McCall argues that Jesus stands in our place on the cross as our representative and substitute. To be a substitute in this case is to take a punishment that another person deserves. What makes the person deserve the punishment is an evil action carried out freely. For the action to be free, on McCall’s view, there must have been a “live” possibility to do otherwise. Jesus is qualified to be our representative because Jesus is morally responsible for his actions, all of which are good. If Jesus were not morally responsible for his actions then he would not qualify as a human moral agent. If, on the other hand, he were not morally pure then Jesus would not be anything like the spotless lamb talked about in scripture and he would not qualify to be a substitute for us. Rather, it would be Jesus who deserved to die. If Jesus is morally responsible for his actions then, like every other human being, what makes him morally responsible is his ability to do otherwise. But in this case he could not have done otherwise. Because he is God, McCall argues, he is “necessarily good.”[3] This leaves McCall with a dilemma. Christ, on McCall’s view, is either not necessarily good or not morally responsible for his actions.[4] Neither of those options are theologically viable and suggests that the principle of alternative possibilities is false. If, on the other hand, DD is true and compatibilistic freedom does not entail that God is morally culpable for the death of the Son, then DD is actually more consistent with McCall’s argument against the rupture view.

Let’s return to a possible line of defense for the rupture view. On the face of it McCall’s argument is merely the attempt to restrain some more extreme views. However, as he proceeds his arguments leave us with the distinct impression that McCall wants to say something stronger. Rather than suggesting that the abandonment is not quite as complete or as far reaching as the relational rupture view supposes, McCall appears to suggest that the Father in no sense rejects the Son on the cross. Instead McCall argues that God gives up the Son to be subject to his killers. The Father has no active part in the killing. Instead God’s only act is to give the Son over to other actors for our sake.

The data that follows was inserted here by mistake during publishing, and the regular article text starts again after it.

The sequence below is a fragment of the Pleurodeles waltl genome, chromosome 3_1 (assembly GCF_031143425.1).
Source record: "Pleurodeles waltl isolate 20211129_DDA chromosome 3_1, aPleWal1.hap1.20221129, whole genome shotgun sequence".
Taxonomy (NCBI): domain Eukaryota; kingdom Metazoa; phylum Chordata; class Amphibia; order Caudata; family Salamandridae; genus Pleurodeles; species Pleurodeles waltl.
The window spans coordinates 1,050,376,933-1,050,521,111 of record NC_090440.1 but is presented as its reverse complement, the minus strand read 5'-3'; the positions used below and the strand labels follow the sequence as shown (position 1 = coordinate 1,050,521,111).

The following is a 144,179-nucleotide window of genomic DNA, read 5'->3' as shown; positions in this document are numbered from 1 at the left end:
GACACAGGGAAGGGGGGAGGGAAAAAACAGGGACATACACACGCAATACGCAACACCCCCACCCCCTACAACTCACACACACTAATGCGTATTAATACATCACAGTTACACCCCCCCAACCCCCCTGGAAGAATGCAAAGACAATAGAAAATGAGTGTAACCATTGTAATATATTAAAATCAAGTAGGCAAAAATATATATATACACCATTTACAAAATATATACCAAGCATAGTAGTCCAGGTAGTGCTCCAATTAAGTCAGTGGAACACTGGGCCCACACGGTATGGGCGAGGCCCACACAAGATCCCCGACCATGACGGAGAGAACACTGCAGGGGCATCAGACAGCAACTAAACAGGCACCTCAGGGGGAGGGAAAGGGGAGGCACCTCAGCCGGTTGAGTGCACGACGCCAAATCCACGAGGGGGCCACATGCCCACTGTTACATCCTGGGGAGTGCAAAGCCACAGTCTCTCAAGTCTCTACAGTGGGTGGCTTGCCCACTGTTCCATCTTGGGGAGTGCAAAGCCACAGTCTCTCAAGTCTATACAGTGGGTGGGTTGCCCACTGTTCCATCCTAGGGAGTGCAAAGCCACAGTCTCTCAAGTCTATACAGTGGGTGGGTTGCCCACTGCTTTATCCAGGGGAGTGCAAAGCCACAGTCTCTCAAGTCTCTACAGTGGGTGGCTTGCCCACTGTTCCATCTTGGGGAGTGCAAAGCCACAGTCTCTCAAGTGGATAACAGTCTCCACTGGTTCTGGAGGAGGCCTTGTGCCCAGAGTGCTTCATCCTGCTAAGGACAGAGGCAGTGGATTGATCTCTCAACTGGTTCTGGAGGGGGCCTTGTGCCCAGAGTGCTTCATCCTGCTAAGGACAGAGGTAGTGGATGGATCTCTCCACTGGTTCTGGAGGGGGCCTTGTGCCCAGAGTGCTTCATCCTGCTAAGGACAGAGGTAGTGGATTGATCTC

It is surprising to see that McCall omits any lengthy discussion of the hypostatic union. The doctrine of the hypostatic union states that Jesus Christ is the incarnated second person of the Trinity and is one person with two natures - human and divine. Christ is both fully divine, having lost none of his divine properties, and fully human, lacking in no essential property of a human being. Consequently, it may open to the rupture proponent to suggest that though there is no rupture according to the divine nature of Christ there is a rupture according to the human nature of Christ. The Father turns away from the Son according to the Son’s human nature while remaining in union with the Son according to the Son’s divine nature.

It might be objected that according to the text the subject of rejection is the person and not a nature of Christ. If the subject of rejection is the person then it is not only one nature of Christ since the person of Christ is composed of two natures that are indivisible. Furthermore, persons are the kinds of entities that have experiences of rejection; natures are not.

There are two possible replies open to the rupture proponent. First, Thomas Morris argues that Christ having two natures allows us to posit that he also has two minds.[5] If Christ’s two centers of consciousness could have differing experiences then Christ could have both experienced the continued unity of the Trinity and the rejection of the Father. Still, it does sound a trifle odd to suggest that the Father acts to give one mind of Christ the experience of rejection while he assures that other mind that his love is undiminished.

Still, it might be possible to argue that the person of Christ experiences rejection in virtue of his human nature. This solution works to supply the conditions under which “God the Father rejects the Son” and “God the Father does not reject the Son” are both true. A truth maker theory could be used to suggest that “God the Father rejects the Son” is true in virtue of the Son’s human nature while at the same time suggesting that “God the Father does not reject the Son” is true in virtue of the Son’s divine nature. Whether such a suggestion is intelligible is another matter or even if it follows the rules of a truth maker theory.

[1] Tom McCall, Forsaken (Downers Grove: InterVarsity Press, 2012).
[2] Ibid., 29-42.
[3] McCall, 111.
[4] James Anderson, “A Christological Argument Against the Principle of Alternative Possibilities,” Analogical Thoughts, February 25, 2012, accessed September 24, 2015, http://www.proginosko.com/2012/02/a-christological-argument-against-the-principle-of-alternate-possibilities/
[5] Thomas Morris, The Logic of God Incarnate (Eugene: Wipf and Stock Publishers, 2001).